Transparency in Qualitative Research?
Until recently, efforts towards increasing research transparency within the CHI community have primarily focused on quantitative, hypothesis-driven research. Transparency, which refers to “honesty about the research process”, is also key for assessing the rigor of qualitative studies.
In an effort to bring transparency to the review of qualitative research, a group of qualitative researchers crafted a set of guidelines for a successful qualitative research submission for CHI2020. As a result, there was an outpouring of responses on social media (Twitter and Facebook) from researchers in the community. While the effort was appreciated and there was concurrence on the need for such guidelines, many valid concerns were also raised, and the responses indicated that researchers passionately care about this topic. The guidelines were taken down as they did not reflect the views of the different researchers in our community. The purpose of this panel is to spark discussions surrounding transparency and contribute to the refinement of the guidelines through an engaging debate.
Qualitative researchers with diverse backgrounds and stances will discuss some of the key concerns with achieving transparency in qualitative research, share examples from their experiences, and present views on if (and how) these concerns can be addressed.
Panelists’ Positioning Preview
Core Issues to Discuss
- Defining Transparency. What does transparency entail in the context of qualitative research? Even though the meaning and assessment of rigor depend on the qualitative study in question, can we define the criteria for assessing rigor and transparency for qualitative research more broadly? Given the delineation of transparency into process transparency and data sharing, what are their respective benefits and which aspect is more instrumental in the review process?
- Protecting Participant Identities. The impracticability of fully anonymizing collected data is a major concern with data sharing and this can be especially injurious when studies involve sensitive data and participants from marginalized or vulnerable populations. How can we assess such risks involved in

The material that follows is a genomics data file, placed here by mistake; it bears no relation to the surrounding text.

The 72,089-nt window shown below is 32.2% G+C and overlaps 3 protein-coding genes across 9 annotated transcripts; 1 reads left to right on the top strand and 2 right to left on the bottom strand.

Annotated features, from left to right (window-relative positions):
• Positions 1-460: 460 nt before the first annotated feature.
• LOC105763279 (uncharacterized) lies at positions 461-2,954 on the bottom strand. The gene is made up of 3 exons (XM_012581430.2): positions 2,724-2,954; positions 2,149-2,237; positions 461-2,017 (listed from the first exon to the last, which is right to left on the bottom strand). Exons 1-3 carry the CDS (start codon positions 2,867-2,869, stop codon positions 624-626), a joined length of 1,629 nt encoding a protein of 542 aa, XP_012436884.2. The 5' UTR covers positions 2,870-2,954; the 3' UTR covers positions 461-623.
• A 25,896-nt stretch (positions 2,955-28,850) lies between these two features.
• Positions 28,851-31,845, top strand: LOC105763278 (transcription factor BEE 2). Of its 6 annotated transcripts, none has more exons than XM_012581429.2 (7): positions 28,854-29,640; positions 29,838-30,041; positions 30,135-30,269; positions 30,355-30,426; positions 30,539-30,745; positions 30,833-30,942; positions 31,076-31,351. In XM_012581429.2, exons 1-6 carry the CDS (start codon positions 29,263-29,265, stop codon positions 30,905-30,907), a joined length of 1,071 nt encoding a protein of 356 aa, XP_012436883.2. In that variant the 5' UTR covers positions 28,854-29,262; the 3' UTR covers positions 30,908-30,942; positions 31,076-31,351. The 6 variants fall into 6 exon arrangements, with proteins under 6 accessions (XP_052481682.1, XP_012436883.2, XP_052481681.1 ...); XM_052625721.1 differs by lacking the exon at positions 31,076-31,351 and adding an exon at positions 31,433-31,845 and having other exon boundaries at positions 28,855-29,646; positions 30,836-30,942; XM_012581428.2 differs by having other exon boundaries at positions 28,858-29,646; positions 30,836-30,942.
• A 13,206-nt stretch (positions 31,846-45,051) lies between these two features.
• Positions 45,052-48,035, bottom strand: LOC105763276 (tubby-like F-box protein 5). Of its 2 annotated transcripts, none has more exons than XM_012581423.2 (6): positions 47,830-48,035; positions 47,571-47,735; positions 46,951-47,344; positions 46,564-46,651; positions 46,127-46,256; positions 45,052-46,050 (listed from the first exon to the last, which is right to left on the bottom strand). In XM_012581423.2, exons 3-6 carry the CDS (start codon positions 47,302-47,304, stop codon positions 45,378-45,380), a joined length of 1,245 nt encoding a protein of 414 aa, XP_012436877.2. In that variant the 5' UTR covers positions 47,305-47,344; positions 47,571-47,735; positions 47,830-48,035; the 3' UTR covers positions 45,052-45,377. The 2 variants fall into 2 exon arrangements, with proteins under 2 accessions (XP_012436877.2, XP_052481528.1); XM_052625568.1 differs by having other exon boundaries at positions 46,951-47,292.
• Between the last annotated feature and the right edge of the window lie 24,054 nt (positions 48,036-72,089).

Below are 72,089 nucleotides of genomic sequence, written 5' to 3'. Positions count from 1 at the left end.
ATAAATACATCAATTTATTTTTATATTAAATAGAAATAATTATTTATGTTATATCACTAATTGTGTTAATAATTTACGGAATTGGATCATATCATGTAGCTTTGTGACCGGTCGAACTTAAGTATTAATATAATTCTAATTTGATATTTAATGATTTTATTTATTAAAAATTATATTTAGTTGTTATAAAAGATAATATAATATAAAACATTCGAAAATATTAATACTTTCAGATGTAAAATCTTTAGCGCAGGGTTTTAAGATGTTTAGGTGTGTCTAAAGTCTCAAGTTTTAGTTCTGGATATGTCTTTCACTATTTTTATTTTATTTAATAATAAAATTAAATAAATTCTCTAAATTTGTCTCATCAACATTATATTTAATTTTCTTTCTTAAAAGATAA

a study so as to set more appropriate standards for transparent communication based on the risks involved? Furthermore, even if prior permissions are sought for data sharing, participants may not be very inclined to share information if they think the data will be openly shared . Would communicating the benefits of data sharing to the participants and clarifying that they are the potential beneficiaries of the studies (where they are) help in mitigating this challenge?
- Limited Overlap in Researchers’ Experiences. Qualitative research in HCI encompasses a myriad of approaches with various theoretical, empirical, and epistemological underpinnings. Researchers often have experiences with a subset of these approaches and may be assigned papers outlining approaches they are not familiar with. In such cases, how can transparency help in communicating the distinctiveness of the research more clearly to the reviewers?
- Supplementary Materials. Even when authors endeavor to elaborate on their research processes, publication page limits can hinder the inclusion of such details. While additional details can be included in the supplementary materials and other venues, the paper might still be the most perused document and viewed as the main artifact of the submission. How can we help authors decide what details to include in the paper and in the supplementary material? How can we encourage weighty consideration of supplementary materials in the review process?